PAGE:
100 Words: #44-47

44.  Meditate 

Imagine an orb of light.

It radiates a warm, violet shade.  Suspended a few inches from the top of your head, it bathes your body in its protective blanket of purple.  Slowly – very slowly – it rotates clockwise.

This orb is like a magnet.  As it rotates, all the thoughts in your head come dancing out.  All the racing thoughts, the negativity.  The orb latches onto each tendril and teases it out as it spins.  Your head, you notice, feels lighter.  Your body.  Your mind.  Let it spin.  You are seeking a state of mental clarity, of nothingness – you are not to stop until you no longer even think of the orb.

As your thoughts slip from your mind and fill the purple sphere, you begin to notice that the light bathing your body is changing.  It’s subtle at first, so subtle that it takes you several moments to realize that it’s growing darker, that delicate lavender is now something rich and royal, now more akin to menacing shadow than to protective glow.

You try to stop the orb from spinning, but all of your cognitions are so tangled and embedded in both the angry depths of your mind and the ever-darkening orb that there’s nothing you can do.  Your panic only makes it worse; suddenly, thousands more thoughts fill your brain, and the orb begins to spin faster and faster and faster and you can’t move to stop it can’t do anything can’t stop thinking and it keeps spinning spinning spin-

The light goes out.  The orb stops moving.  It falls heavily into your lap with your thoughts still tangled in its blackened, clogged, swollen, corrupted mass.

 

45.  Brink

I close my eyes and see us standing on the edge of a cliff.

The moment hovers in the eternal evening of a sky choked with ashen cloud.  Our cliff is barren rock of inky black, as if someone spilled harsh paint on a blank canvas.  Fog swirls, thick, so that we can no longer trace our path back to stable ground, so that we can only peer over the edge.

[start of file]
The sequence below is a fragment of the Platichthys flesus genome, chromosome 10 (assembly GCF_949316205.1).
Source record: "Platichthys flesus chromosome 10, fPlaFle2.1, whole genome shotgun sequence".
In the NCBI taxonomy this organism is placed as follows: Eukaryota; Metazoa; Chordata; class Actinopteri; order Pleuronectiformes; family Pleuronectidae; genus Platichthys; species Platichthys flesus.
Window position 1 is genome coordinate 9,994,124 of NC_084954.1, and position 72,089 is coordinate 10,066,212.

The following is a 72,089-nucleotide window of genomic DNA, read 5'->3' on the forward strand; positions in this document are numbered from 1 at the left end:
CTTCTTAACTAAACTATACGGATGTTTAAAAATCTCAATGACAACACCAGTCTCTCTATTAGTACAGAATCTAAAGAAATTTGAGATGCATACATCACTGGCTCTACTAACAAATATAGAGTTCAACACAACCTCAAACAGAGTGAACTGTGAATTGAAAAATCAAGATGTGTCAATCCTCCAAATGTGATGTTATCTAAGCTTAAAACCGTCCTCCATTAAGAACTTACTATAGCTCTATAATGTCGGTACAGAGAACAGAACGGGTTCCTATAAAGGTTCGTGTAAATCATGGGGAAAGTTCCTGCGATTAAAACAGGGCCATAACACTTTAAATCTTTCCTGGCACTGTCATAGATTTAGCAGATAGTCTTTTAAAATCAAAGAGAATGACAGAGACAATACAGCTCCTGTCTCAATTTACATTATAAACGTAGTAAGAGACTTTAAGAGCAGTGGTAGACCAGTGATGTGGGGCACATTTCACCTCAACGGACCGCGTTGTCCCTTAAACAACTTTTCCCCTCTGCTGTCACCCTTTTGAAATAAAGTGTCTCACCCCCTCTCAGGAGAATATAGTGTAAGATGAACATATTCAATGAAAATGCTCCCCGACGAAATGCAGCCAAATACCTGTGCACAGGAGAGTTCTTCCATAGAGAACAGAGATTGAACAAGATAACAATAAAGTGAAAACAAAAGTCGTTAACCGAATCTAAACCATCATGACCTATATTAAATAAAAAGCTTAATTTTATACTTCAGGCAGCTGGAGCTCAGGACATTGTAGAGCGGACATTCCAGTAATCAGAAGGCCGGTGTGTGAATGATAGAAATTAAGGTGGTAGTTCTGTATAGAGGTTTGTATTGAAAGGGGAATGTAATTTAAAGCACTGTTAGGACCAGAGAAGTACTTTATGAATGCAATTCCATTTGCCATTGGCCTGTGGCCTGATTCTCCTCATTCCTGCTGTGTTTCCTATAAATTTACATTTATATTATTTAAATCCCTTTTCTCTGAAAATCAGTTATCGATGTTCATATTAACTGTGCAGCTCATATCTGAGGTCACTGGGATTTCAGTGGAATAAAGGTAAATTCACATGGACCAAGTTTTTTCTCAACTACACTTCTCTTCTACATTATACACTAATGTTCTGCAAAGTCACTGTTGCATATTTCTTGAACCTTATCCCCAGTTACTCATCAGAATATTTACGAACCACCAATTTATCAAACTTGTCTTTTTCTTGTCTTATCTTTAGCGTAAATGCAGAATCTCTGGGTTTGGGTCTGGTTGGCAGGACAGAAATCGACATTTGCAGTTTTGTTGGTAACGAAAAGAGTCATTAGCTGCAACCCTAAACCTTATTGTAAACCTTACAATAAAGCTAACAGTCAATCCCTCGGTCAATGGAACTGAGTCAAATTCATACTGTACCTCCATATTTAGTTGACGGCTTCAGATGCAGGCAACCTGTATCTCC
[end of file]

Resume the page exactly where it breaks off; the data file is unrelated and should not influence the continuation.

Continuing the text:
We stand side by side, hand in hand, toes of our shoes rounding over the edge of a cliff that curves inside itself as it dips into the swell.  There is an ocean below, frothing and foaming and furious in its assault against the side of the mountain.  Foam spitting white from stormy depths.  The roar is deafening, still audible over the wind pulling clothes at their seams.

I have filled my pockets with the heaviest stones on our ascent in the vain hope that it might slow me.  I have pressed a note into your palm.  I have realized that this voyage out to the edge of the world is not one of self-discovery, perhaps too late; or, perhaps, I have known it all along.  I have asked you to take me here to confront my darkest fears; or I have asked you to lead me here so that I might convince you to push me over the edge.

Your silence is telling.  The way you slip your hand from mine: telling.  You can’t suggest the obvious, but I can infer.

The last step is going to be the hardest.  Falling, I think – falling will be easy.

 

46.   Written

I revise my suicide note each day until it’s thick with metaphor.  The pieces of the puzzle are hidden even as I present them to you, one after another, for your entertainment.  I trust that you’ll begin to understand only when understanding is unavoidably late.

 

47.  Exaggerate

I don’t miss you, but I miss the you that you became in between hundreds of visions and revisions and play-by-play replays of our interactions.  Reality was undesirable, so I rewrote it into fantasy, into the way I’d imagined it over and over before I met you.  I convince myself of the validity of my own embellishments and flourishes.  I’ve talked myself into loving a you that’s never existed and break my own heart every day this brand new you doesn’t sweep me off my feet.